INDIANAPOLIS (AP) — Gov. Mitch Daniels’ political action committee donated a
total of $50,000 to two statewide candidates two days before he was chosen
as Purdue University’s next president.
The $25,000 donations to U.S. Rep. Mike Pence, the Republican nominee to
succeed Daniels, and Tony Bennett, who’s seeking re-election as
superintendent of public instruction, could be the last candidate donations
Daniels makes for a while, The Indianapolis Star reported Thursday.
Moments after Purdue’s trustees elected Daniels on June 21 to assume the
school’s helm when his tenure as governor ends in January, Daniels said he
would no longer be involved in partisan politics. Daniels said the only
exception would be if he felt compelled to defend his administration’s
record during his eight years as governor.
With the $50,000 the governor gave to Pence and Bennett, plus some other
expenses, Daniels’ Aiming Higher PAC had about $50,000 left, said Brian
McGrath, the PAC’s executive director.
Although Daniels would not say precisely what he plans to do with that
remaining $50,000, McGrath said he expects any use of the money would be
consistent with the governor’s pledge to stay out of partisan politics.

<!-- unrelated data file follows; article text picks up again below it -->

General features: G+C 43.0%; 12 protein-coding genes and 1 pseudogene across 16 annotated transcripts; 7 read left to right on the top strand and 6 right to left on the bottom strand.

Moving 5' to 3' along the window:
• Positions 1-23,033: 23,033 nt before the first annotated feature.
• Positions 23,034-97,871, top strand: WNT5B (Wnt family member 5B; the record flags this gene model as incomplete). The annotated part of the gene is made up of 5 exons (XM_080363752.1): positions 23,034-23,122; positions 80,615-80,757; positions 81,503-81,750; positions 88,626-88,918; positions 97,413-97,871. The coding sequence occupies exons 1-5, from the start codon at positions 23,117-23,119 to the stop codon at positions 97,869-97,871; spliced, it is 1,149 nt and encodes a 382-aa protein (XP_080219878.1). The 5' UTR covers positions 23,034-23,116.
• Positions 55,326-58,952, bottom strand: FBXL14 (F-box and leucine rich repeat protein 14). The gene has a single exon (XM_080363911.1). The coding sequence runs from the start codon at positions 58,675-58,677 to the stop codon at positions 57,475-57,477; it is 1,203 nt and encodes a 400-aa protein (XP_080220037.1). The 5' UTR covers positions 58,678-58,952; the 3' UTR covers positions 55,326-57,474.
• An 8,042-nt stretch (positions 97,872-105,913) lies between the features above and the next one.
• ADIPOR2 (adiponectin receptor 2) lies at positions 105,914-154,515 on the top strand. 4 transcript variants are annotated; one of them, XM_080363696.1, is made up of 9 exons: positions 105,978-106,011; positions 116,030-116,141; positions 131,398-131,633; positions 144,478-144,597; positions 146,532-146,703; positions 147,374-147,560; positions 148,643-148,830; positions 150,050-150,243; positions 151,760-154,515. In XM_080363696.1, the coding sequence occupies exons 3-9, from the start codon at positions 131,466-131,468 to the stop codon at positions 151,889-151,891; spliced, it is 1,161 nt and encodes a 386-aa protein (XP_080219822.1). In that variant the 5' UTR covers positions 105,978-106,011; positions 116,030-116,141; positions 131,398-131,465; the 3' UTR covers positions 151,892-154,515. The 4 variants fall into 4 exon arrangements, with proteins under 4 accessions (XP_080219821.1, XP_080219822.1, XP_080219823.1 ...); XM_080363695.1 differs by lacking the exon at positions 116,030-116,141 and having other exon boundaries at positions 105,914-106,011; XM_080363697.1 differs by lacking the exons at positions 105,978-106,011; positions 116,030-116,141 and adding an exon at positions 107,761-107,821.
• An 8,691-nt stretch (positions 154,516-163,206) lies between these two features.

A separate Aiming Higher issues fund, which Daniels has used to push for
legislative initiatives such as education reforms, had about $18,000 on
“We’ll wind ‘em both up by the end of the year,” Daniels said. “I don’t know
exactly. The money needs to be given for the purpose that somebody donated
it. We can’t take it and divert it to a different purpose.”
The governor could give the money to an issues-oriented cause rather than a
He has some funds left in his three pots of political cash, but not much. At
the end of March — the last reporting period — Daniels had just $14.27 in
his gubernatorial campaign account.
Wherever it goes, the money remaining in the funds is small compared with
what Daniels raised in the past and could have raised for this November’s
In 2010, when Daniels made winning Republican control of the Indiana House a
priority, his political committees donated more than $2.3 million. That
strategy paid off, as Republicans won a 60-40 majority. This year they are
aiming at 67 seats, a majority so big they could pass bills whether
Democrats show up to work or not.
Mike Gentry, who has managed the House Republican campaigns, said Daniels’
help has always been important.
“Obviously, he’s a very popular governor, and there are still districts
where we could have utilized his endorsement. We would have loved to have
had the governor available to us this fall to basically help us out,” he
Mike Murphy, a former Marion County GOP chairman and former state
representative, called Daniels’ departure from politics “huge.”
Andy Downs, director of the Mike Downs Center for Indiana Politics at
Indiana University-Purdue University Fort Wayne, said Republicans are losing
a man to Purdue who has for years been their chief spokesman, fundraiser and
“This definitively closes the door on Daniels as a political figure in
Indiana for now,” Downs said.